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Beginner's Guide

Illustrated Manual



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Extra Tools
4.11 - Output
by Dotpitch, 2011-07-15 15:00:00

Options and stuff - Output


From the dropdown box, select the output device you want XMPlay to use. There are a number of devices available:

  • Microsoft Sound Mapping: uses Windows' default audio device.
  • [Soundcard]: WaveOut to your soundcard, this one always works. You will see multiple entries if you have multiple outputs on your soundcard (or if you have multiple soundcards).
  • WAV-writer: write the audio to an uncompressed WAV-file (see File writing below). If you choose 32-bit resolution (below), XMPlay creates 32-bit floating point audio.
  • WAV-writer - normalize: same as WAV-writer, but the volume is as high as possible without clipping.
  • Encoder - various: send the audio to a command line encoder, see Encoders.
  • ASIO: to your soundcard via low-latency ASIO.
  • DirectSound: to your soundcard via Microsoft DirectSound.
  • WASAPI: to your soundcard using Windows Audio Session API (WASAPI).

The last three types will only be available if you have the respective output plugins installed. The Sample rate dropdown box determines the sample rate in Hz. Channels sets the number of channels, mono or stereo. Resolution is the resolution at which the data is sent to the soundcard. The Buffer slider sets the amount of audio XMPlay keeps in the output buffer, to prevent hiccups. Normally, the sample rate only applies to module formats, stream formats are outputted at their own sample rate (or higher, if the soundcard doesn't support the original sample rate). If you tick Apply sample rate to all file formats, all output is resampled to the sample rate you choose before it is sent to the output device. You can choose the resampling algorithm quality with the SRC quality slider (left=lowest quality with 4 points, right=highest quality with 128 points). Multi-channel audio is only downmixed if you tick Downmix multi-channel. Dither adds white noise to the audio to randomize quantization problems, and Noise shaping improves the process quality when lowering the audio resolution. Changing any of these settings requires the output device to be re-initialized, so hit the Apply button to activate the new settings.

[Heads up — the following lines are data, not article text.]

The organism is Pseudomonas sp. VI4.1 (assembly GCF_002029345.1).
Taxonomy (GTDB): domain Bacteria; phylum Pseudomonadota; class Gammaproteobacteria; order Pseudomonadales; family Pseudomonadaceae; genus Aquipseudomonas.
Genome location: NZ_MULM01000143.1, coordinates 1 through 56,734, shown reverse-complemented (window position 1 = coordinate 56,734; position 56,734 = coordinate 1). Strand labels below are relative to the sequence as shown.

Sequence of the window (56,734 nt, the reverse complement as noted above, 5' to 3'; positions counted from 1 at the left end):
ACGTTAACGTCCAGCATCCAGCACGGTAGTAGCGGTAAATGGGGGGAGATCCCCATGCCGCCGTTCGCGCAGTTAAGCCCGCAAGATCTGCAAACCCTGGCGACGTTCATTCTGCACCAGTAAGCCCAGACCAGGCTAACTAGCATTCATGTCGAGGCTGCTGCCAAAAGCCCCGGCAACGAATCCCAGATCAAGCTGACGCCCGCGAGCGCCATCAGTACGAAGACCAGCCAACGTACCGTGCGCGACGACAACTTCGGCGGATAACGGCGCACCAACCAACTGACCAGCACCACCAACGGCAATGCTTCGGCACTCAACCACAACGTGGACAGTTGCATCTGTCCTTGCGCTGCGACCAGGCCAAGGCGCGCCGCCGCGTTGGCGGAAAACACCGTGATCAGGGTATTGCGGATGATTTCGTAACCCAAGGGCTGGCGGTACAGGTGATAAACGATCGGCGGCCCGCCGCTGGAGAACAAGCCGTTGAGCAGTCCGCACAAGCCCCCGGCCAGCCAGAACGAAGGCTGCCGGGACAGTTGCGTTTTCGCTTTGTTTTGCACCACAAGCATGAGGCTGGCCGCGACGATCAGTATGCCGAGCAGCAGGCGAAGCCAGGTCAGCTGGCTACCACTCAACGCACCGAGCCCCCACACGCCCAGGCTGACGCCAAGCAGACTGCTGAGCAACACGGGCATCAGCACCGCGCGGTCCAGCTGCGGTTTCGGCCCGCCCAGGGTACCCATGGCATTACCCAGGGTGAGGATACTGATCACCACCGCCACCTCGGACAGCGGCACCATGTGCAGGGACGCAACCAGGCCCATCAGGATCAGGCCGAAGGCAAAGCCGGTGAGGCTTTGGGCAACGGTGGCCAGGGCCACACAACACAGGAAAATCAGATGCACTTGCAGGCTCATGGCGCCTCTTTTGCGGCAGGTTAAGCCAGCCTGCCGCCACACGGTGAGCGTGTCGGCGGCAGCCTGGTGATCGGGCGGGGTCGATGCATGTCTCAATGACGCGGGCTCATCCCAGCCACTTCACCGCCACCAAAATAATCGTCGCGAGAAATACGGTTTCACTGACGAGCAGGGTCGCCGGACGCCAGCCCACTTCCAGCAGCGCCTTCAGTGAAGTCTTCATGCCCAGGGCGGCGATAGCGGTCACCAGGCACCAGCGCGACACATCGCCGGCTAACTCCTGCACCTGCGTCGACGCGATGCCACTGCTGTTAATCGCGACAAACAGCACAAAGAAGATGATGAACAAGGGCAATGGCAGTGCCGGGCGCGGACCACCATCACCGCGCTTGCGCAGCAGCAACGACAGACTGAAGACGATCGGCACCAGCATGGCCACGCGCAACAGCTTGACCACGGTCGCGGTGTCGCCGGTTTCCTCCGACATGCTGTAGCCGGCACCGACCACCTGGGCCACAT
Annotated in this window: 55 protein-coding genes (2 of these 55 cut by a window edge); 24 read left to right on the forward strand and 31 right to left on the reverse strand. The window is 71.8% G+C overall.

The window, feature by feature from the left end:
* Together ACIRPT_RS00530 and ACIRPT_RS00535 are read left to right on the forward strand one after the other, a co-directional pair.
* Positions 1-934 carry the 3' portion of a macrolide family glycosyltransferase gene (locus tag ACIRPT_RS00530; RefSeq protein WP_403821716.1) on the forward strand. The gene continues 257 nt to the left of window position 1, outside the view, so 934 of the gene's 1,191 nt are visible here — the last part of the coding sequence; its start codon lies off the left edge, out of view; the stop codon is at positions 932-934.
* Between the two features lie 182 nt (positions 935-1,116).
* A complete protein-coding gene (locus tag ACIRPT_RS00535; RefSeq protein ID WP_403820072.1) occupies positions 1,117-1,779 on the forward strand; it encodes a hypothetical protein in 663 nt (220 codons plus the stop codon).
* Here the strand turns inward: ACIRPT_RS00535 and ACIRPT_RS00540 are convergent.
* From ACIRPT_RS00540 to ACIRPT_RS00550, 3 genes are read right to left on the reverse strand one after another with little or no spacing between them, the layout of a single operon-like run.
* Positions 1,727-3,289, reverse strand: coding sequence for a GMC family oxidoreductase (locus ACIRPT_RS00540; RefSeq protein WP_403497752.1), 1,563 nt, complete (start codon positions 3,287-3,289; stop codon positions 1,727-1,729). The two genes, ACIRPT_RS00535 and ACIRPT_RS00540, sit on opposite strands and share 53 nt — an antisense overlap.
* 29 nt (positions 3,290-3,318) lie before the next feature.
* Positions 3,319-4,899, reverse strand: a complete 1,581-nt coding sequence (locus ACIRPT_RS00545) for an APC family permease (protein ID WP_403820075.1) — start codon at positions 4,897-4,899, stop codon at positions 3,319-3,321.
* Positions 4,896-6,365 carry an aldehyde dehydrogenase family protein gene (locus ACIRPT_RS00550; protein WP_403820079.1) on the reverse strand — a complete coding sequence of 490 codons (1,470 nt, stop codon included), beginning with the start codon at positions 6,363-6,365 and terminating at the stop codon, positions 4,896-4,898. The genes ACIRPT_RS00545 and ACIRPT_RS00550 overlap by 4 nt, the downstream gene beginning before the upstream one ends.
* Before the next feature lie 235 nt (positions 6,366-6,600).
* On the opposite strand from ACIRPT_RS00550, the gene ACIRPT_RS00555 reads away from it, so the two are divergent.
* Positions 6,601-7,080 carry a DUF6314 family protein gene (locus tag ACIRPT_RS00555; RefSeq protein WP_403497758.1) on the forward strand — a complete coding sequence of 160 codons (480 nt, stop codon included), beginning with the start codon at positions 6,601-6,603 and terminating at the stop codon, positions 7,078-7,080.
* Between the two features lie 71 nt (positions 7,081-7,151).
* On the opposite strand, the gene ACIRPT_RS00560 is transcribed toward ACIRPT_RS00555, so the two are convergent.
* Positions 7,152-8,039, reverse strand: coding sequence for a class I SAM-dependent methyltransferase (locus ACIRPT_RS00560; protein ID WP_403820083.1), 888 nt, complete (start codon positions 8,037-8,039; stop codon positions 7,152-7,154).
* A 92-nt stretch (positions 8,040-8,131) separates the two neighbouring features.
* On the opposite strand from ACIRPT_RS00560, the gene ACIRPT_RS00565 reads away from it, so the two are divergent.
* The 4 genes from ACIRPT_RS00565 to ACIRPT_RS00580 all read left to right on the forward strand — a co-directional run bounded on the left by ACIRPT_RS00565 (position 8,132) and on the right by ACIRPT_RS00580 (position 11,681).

File writing

In the Directory box, you can choose a default directory to write files to. Ticking the Source box will have XMPlay write the file to the same directory as the input file. Once you start a file-writing process (either with the WAV-writer or with an encoder), XMPlay will pop up a dialog box asking for the output filename. Checking Auto-filename will give the output file the same name as the input file, with the new extension added. Remove original extension will remove the extension of the input file from the output filename (e.g. file.wav instead of file.mo3.wav). Use source resolution is for lossless tracks, so the output file has the same resolution as the input file, making your output truly lossless. If you're writing a module file, you can create a separate output file for each instrument by ticking Separate MOD instruments. The instrument number is added at the end of the output filename.

Next page: Encoders

4.11.1 - Encoders
by Dotpitch, 2011-07-15 15:00:00

Options and stuff - Output - Encoders

Instead of sending the audio to your soundcard, XMPlay can also pass it to an encoder. Any encoder that has a command line interface can be used with XMPlay. From the dropdown box, you can select a preset. If you type a new name in the box, you can click the Add button to create a new preset. Remove deletes the current preset. In the Command-line box you should put the command line syntax XMPlay should use to run the encoder. If the encoder supports STDIN (most modern encoders do), use - on the command line. If it doesn't, use %i and XMPlay will write a temporary WAV-file for the encoder to work with. Ticking Normalize will use the normalized WAV-writer rather than the regular one. The Default file extension box should contain the extension the file should have after encoding, so XMPlay can name the output file properly. Finally, Resolution determines the bit depth of the audio being sent to the encoder, either a specific resolution (8, 16, 24 or 32 bit) or the one following from the output settings.